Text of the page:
Bayada Home Health Care transitions to not-for-profit with new CEO
Bayada Home Health Care has named a new CEO to help it transition from a privately held company to not-for-profit agency. David Baiada will replace his father and former Bayada CEO Mark Baiada, the company announced Thursday.
The Moorestown, N.J.-based agency described the move as the first of its kind in the home health care industry, driven by a motivation to sustain the organization for multiple generations and bolster recruiting and retention efforts, David Baiada said.
"It is about creating an institution that lasts multiple generations so the business can't be sold and the culture building on the value of its long-term orientation is preserved," he said.
Bayada will systematically donate portions of the company to the new not-for-profit entity over a period of up to two years. Each patient needs to be discharged, admitted to the new organization and all regulations and licenses will be adjusted during that period. Mark Baiada is the sole owner of Bayada and will not receive anything for the transition, the company said.
Since Mark Baiada founded the company 42 years ago, he has helped grow the organization to more than $1.2 billion in annual revenue. Bayada has more than 26,000 employees who care for nearly 30,000 clients a week across more than 335 locations in five countries. Selling all or part of the company would "disembowel its mission," said Mark Baiada, who will take on the chairman role.
"The purity of our purpose will help us with recruiting employees who can get behind our mission," he said.
The tax exemptions Bayada will receive as a not-for-profit was a byproduct of the transition, not a driver, Mark Baiada added.
The transition was announced amid a time of significant change in the home health industry. Many health systems are shedding their home health businesses and forming joint ventures with national for-profit operators. While home care provides a lower-cost delivery setting that patients often prefer, it nets lower margins than health systems' hospital and outpatient operations.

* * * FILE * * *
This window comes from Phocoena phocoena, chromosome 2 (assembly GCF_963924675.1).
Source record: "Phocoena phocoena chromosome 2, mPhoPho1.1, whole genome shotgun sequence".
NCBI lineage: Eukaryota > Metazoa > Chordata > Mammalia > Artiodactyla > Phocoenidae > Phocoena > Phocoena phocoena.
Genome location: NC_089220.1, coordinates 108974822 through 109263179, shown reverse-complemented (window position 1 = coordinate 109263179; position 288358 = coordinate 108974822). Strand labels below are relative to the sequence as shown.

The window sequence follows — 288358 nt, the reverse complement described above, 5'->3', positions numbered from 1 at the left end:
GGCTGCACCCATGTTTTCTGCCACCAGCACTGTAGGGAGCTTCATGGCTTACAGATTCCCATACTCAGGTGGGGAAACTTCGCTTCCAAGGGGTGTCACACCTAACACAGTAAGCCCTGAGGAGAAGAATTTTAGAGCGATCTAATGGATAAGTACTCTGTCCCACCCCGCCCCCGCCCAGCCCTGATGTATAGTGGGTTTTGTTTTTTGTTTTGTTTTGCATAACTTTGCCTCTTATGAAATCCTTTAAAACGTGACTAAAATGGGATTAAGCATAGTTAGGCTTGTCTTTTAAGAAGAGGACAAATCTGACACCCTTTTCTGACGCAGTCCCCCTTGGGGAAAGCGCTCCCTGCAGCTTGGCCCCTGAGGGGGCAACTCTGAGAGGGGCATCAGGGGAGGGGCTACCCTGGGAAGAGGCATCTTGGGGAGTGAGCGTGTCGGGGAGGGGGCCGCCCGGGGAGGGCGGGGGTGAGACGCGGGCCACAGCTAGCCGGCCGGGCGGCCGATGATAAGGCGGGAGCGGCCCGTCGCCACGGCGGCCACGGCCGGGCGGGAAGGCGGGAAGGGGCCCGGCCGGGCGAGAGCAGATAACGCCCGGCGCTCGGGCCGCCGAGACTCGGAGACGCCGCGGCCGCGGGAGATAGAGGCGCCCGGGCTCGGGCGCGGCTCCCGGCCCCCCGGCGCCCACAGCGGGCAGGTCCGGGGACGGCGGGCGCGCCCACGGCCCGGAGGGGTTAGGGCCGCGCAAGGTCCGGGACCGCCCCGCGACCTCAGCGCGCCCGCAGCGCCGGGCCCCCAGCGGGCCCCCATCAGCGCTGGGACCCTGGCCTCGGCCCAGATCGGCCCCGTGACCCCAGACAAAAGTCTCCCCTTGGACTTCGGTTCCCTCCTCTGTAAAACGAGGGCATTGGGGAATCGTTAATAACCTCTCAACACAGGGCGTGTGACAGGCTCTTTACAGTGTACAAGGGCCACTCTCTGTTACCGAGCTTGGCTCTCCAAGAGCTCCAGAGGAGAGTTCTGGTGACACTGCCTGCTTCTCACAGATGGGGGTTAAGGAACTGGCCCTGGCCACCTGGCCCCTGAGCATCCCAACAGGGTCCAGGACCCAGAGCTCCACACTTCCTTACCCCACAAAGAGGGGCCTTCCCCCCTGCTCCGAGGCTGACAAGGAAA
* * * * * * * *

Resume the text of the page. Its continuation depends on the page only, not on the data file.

Catholic-sponsored Christus Health of Irving, Texas, formed a joint venture in early August with LHC Group, which will manage its 21 home health, hospice and long-term hospitals. In June, Dallas-based Baylor, Scott & White of Dallas offloaded its home health segment into a joint venture with AccentCare. Tenet Healthcare sold its home health and hospice business to Amedisys, yielding significant financial gains, the system said in its second-quarter earnings.
Twenty years ago, there was a rush to own post-acute segments including home health, but systems today often opt to affiliate or partner, similar to the trend with physician groups, said Sloan Clardy, chief strategy officer for nThrive, which provides revenue-cycle management.
"Systems are evaluating their post-acute models that can drive profitability and volume and determining what the best strategy is," he said.
As the population ages, home health is projected to be one of the fastest growing job sectors, estimated to increase from 1.26 million workers in 2014 to more than 2 million in 2024, according to the Bureau of Labor Statistics. Despite increasing demand, there is a shortage of qualified home care providers that has handcuffed the industry.
Coordinating post-acute and home healthcare will also be a focal point for many organizations as they look to wade deeper into new payment models that emphasize reducing unnecessary care, lower-cost care delivery settings, patient satisfaction and better outcomes realized through population health initiatives.
The low-cost, patient-preferred care setting coupled with the aging population point to the home as the place to deliver care, David Baiada said.
"There is not a single health system we've interacted with that isn't thinking strategically how to extend care delivery into the community, either through services they provide themselves or through deep alignment with home health providers like us," he said.
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